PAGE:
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Simple Ways to Develop Assertive Communication

Jessica Pontis, LCSW

Everyone wants to have a voice, but sometimes we struggle to connect with our strength and speak our truth.  We all wish to be assertive when it comes to standing up for ourselves and what we believe in, though struggle to find the words or are concerned about the perception of others.  To be assertive is to show confidence and appropriate forcefulness in situations where our beliefs, opinions, or desires differ from that of others.  

Am I Assertive or Aggressive? Simple Ways to Develop Assertive Communication

Assertiveness comes from a place of conflict resolution and diplomacy and is based on mutual respect.  When we are assertive, we consider the beliefs and rights of the other and work to find a respectable and satisfactory middle ground.  This means that it’s not only what you say that’s important, but how you communicate your message as well.  The Mayo Clinic provides insight as to why delivery makes a difference is assertive communication, “Assertive communication is direct and respectful.  Being assertive gives you the best chance of successfully delivering your message.  If you communicate in a way that’s too passive or aggressive, your message may get lost because people are too busy reacting to your delivery” (Mayo Clinic, 2020).

While there are absolutely times when standing our ground means putting diplomacy on the backburner (like in the face of oppression, discrimination, and prejudice), in instances where reaching a compromise is in the best interest of the parties involved, practicing assertive communication can make the difference between getting what you want and settling for the short end of the stick.   Here are some easy tips that could improve assertiveness while limiting the risk of becoming passive or aggressive. 

Be clear in letting others know what you want.

While things may be so much easier if others could read our minds, it is unfortunately not realistic to expect everyone to know exactly what we want without being clear and honest.  The first step in conflict resolution is clear communication of wants and expectations.  Speaking your truth in terms of what you are seeking to get out of the experience is the first step in creating a space where you feel assertive in your requests.  

Align all styles of communication, as they connect with one another.

Verbal communication is important but is in reality is only a small part of the way in which we connect with one another.  When wanting to maintain an assertive stance, be considerate of your body language and tone of voice as well.  Assertiveness is connected to much more than just the words we say.  Having strong posture in the moment creates an air of confidence and strength, and tone mirrors this as well.  Speaking firmly and with conviction carries impact, making the words we speak resonate on a deeper level.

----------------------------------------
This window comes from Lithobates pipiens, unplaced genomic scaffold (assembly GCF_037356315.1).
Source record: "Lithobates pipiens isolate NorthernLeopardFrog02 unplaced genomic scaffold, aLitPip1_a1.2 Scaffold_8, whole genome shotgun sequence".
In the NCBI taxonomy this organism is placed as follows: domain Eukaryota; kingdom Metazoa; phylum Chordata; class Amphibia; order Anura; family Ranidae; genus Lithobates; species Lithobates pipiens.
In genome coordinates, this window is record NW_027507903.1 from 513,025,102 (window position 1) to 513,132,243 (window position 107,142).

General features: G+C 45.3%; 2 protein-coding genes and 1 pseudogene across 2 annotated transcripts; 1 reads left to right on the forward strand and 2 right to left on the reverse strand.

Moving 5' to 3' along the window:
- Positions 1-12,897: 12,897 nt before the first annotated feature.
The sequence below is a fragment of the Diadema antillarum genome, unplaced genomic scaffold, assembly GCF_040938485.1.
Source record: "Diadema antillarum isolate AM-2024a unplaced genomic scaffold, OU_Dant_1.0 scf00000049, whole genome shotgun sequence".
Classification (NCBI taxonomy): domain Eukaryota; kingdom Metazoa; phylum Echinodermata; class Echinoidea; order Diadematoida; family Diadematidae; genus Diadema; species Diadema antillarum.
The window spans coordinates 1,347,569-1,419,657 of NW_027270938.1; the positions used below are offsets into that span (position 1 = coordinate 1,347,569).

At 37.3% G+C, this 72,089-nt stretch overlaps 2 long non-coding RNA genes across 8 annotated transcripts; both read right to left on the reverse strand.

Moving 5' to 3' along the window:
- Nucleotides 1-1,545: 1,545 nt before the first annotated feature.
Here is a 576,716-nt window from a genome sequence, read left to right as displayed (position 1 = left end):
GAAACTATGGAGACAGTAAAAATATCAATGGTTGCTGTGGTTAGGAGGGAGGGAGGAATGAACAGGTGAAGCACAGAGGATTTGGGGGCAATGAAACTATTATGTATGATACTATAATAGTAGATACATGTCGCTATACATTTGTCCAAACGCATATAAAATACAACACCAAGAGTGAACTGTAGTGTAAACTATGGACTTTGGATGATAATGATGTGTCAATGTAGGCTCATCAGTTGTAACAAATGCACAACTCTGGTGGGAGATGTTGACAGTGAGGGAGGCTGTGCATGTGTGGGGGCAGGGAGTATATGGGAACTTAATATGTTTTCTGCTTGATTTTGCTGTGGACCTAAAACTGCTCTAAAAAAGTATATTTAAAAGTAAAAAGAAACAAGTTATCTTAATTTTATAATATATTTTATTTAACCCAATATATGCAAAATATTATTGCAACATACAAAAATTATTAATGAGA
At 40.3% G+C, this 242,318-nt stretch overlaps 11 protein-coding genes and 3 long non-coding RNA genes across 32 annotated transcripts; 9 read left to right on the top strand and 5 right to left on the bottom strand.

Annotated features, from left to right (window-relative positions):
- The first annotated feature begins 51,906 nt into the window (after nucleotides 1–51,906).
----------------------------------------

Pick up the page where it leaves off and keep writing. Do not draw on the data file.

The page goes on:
Understand differences

As mentioned, assertiveness comes from a place of mutual respect, and it is important to allow others to share their point of view.  To be dismissive is to be aggressive, to be open to the thoughts of others is to be assertive.  Accepting differing opinions and allowing for a space of openness prevents anger or resentments from building within a space of conflict resolution.  

Connect with your body sensations.

In spaces of conflict it’s easy to become excited or tense, and often these feelings carry us into a space of disconnection.  In moments where you want to be assertive, check in with your body.  Is your heart racing?  Do you feel your body temperature increasing?  If you find that anxiety or tension exist within you as you practice assertiveness, try and ease any discomfort you feel in the body, and the mind will follow.  

Set boundaries when needed.

Boundaries set the stage for how others can expect to treat you.  They are the rules and limits you create for yourself to keep yourself safe.  It’s important to take into consideration the beliefs and desires of another person, but it’s appropriate to advocate for yourself when that is not being reciprocated.  If you spoken down too, patronized, unheard, invalidated, abused and all the like set clear and firm boundaries that it is not appropriate to be spoken to in such a manor.  If you’re interested in learning more about assertiveness, or you feel that you would like to engage with someone to walk with you on this journey reach out to one of the licensed therapists with Symmetry Counseling.  You can reach out to us online at www.symmetrycounseling.com, or by calling us at (312) 578-9990 to set up an appointment.   

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